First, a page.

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Job creation, job destruction and employment reallocation: Theory and evidence.

Garibaldi, Pietro (1996) Job creation, job destruction and employment reallocation: Theory and evidence. PhD thesis, London School of Economics and Political Science.

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This thesis consists of four essays on the determinants, the dynamics and the policy implications of simultaneous job creation and destruction in labour markets. Firstly, it proposes and solves a stochastic search model with endogenous job separation and it shows that the amplitude and time variation of job reallocation depend crucially upon the arrival rate of exogenous firing permissions. Tighter firing restrictions, albeit not directly relevant for differences in average unemployment rates, dramatically reduce the relative volatility of job creation and destruction. A parameterization of the model can rationalise cross-country differences in the cyclical behaviour of job creation and destruction. Secondly, it brings together aggregate data on job reallocation and labour market policy for nine OECD countries. It shows that long term unemployment and job reallocation are negatively correlated and that job reallocation is lower in countries that offer limited benefit for a limited period of time. Thirdly, it studies the role of time-consuming search in generating the size distribution of firms and the dynamics of firm-level turnover. It solves a dynamic matching model where the joint distribution of wages and employment results from interacting idiosyncratic shocks, firm-level asymmetries in job creation and destruction and time-consuming search on the part of workers. Theoretical results offer a structural interpretation of existing empirical evidence on firm-size wage differentials and point out novel empirical implications. Finally, it measures the relation between job flows and establishment size applying econometric techniques best suited for analysing the dynamics of large cross-sections. Using a balanced panel from the Mexican Manufacturing sector it finds no evidence of small establishments converging toward the mean, thus no evidence of convergence.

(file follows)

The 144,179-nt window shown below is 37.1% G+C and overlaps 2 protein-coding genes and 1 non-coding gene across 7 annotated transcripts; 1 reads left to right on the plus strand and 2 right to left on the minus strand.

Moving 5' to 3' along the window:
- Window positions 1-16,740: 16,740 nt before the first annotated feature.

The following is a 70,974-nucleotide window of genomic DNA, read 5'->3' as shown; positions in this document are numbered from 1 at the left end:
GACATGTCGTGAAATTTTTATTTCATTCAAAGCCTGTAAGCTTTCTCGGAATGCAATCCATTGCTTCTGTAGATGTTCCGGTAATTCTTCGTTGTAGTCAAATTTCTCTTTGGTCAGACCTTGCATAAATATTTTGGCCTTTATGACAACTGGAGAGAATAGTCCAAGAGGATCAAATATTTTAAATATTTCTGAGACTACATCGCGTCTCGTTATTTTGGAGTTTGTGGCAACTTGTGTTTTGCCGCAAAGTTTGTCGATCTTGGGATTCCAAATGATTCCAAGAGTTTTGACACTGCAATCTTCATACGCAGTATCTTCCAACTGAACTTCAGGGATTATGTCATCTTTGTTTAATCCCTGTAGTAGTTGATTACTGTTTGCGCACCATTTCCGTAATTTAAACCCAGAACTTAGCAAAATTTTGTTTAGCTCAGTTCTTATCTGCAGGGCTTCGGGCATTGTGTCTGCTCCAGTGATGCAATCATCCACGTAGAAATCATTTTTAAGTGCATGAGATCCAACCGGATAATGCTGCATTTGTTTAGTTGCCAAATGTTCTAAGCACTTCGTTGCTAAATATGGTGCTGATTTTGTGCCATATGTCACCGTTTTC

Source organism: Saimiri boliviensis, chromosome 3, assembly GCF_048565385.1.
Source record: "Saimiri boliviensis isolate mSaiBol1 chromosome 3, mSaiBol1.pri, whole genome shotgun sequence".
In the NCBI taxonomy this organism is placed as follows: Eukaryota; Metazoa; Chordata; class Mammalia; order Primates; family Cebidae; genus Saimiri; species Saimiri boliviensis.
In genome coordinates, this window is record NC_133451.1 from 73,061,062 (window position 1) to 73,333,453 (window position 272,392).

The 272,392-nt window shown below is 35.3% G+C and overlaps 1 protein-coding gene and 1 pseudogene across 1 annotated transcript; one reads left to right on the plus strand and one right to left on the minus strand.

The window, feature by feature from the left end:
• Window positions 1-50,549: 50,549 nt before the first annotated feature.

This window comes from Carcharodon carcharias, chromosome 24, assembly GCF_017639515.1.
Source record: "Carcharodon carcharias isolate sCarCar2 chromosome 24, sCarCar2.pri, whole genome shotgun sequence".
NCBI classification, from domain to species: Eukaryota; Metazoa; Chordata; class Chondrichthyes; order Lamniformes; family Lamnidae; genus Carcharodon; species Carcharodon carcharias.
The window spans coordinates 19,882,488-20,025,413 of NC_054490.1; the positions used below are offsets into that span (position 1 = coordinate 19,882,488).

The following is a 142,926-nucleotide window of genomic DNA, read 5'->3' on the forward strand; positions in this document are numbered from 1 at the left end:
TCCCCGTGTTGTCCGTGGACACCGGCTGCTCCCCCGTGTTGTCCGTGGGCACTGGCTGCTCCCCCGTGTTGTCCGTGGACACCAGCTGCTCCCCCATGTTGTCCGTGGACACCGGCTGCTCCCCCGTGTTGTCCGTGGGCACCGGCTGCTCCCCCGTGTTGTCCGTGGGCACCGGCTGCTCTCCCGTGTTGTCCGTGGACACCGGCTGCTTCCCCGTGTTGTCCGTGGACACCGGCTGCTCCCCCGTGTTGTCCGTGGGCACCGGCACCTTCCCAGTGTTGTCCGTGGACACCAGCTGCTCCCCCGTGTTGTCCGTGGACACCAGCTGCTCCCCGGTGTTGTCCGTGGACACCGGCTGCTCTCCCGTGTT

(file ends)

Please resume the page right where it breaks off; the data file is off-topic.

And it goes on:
Item Type: Thesis (PhD)
Uncontrolled Keywords: Economics, Labor
Sets: Collections > ProQuest Etheses

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